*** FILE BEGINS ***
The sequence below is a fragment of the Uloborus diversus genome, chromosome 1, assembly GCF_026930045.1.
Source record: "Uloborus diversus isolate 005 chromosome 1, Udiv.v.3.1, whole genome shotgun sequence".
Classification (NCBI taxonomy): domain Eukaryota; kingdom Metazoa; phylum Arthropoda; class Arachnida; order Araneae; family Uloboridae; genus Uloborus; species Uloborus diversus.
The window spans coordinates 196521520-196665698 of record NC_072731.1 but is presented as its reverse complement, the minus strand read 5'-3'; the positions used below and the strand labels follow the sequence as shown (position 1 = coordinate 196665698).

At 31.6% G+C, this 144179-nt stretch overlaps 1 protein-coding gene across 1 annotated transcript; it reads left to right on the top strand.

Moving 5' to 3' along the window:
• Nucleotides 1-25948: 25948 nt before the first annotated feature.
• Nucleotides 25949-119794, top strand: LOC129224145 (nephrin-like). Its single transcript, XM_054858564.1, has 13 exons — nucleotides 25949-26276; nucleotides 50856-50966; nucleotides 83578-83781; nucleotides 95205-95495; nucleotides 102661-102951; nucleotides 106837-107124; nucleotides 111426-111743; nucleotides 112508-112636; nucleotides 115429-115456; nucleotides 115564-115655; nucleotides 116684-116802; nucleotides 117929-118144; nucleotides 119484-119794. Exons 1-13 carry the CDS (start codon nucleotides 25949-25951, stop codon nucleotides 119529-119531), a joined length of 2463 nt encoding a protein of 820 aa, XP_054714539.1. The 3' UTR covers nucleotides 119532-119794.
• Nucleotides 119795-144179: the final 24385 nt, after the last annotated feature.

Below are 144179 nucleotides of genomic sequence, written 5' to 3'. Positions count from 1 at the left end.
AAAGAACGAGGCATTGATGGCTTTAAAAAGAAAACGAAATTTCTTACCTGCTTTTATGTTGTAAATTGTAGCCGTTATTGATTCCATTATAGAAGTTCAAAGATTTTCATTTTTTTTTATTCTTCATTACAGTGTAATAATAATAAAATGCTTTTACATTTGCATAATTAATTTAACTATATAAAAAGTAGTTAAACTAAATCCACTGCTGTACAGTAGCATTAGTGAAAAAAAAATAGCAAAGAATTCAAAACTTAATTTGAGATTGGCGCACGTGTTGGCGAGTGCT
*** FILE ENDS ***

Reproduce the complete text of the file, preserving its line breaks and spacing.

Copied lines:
The sequence below is a fragment of the Uloborus diversus genome, chromosome 1, assembly GCF_026930045.1.
Source record: "Uloborus diversus isolate 005 chromosome 1, Udiv.v.3.1, whole genome shotgun sequence".
Classification (NCBI taxonomy): domain Eukaryota; kingdom Metazoa; phylum Arthropoda; class Arachnida; order Araneae; family Uloboridae; genus Uloborus; species Uloborus diversus.
The window spans coordinates 196521520-196665698 of record NC_072731.1 but is presented as its reverse complement, the minus strand read 5'-3'; the positions used below and the strand labels follow the sequence as shown (position 1 = coordinate 196665698).

At 31.6% G+C, this 144179-nt stretch overlaps 1 protein-coding gene across 1 annotated transcript; it reads left to right on the top strand.

Moving 5' to 3' along the window:
• Nucleotides 1-25948: 25948 nt before the first annotated feature.
• Nucleotides 25949-119794, top strand: LOC129224145 (nephrin-like). Its single transcript, XM_054858564.1, has 13 exons — nucleotides 25949-26276; nucleotides 50856-50966; nucleotides 83578-83781; nucleotides 95205-95495; nucleotides 102661-102951; nucleotides 106837-107124; nucleotides 111426-111743; nucleotides 112508-112636; nucleotides 115429-115456; nucleotides 115564-115655; nucleotides 116684-116802; nucleotides 117929-118144; nucleotides 119484-119794. Exons 1-13 carry the CDS (start codon nucleotides 25949-25951, stop codon nucleotides 119529-119531), a joined length of 2463 nt encoding a protein of 820 aa, XP_054714539.1. The 3' UTR covers nucleotides 119532-119794.
• Nucleotides 119795-144179: the final 24385 nt, after the last annotated feature.

Below are 144179 nucleotides of genomic sequence, written 5' to 3'. Positions count from 1 at the left end.
AAAGAACGAGGCATTGATGGCTTTAAAAAGAAAACGAAATTTCTTACCTGCTTTTATGTTGTAAATTGTAGCCGTTATTGATTCCATTATAGAAGTTCAAAGATTTTCATTTTTTTTTATTCTTCATTACAGTGTAATAATAATAAAATGCTTTTACATTTGCATAATTAATTTAACTATATAAAAAGTAGTTAAACTAAATCCACTGCTGTACAGTAGCATTAGTGAAAAAAAAATAGCAAAGAATTCAAAACTTAATTTGAGATTGGCGCACGTGTTGGCGAGTGCT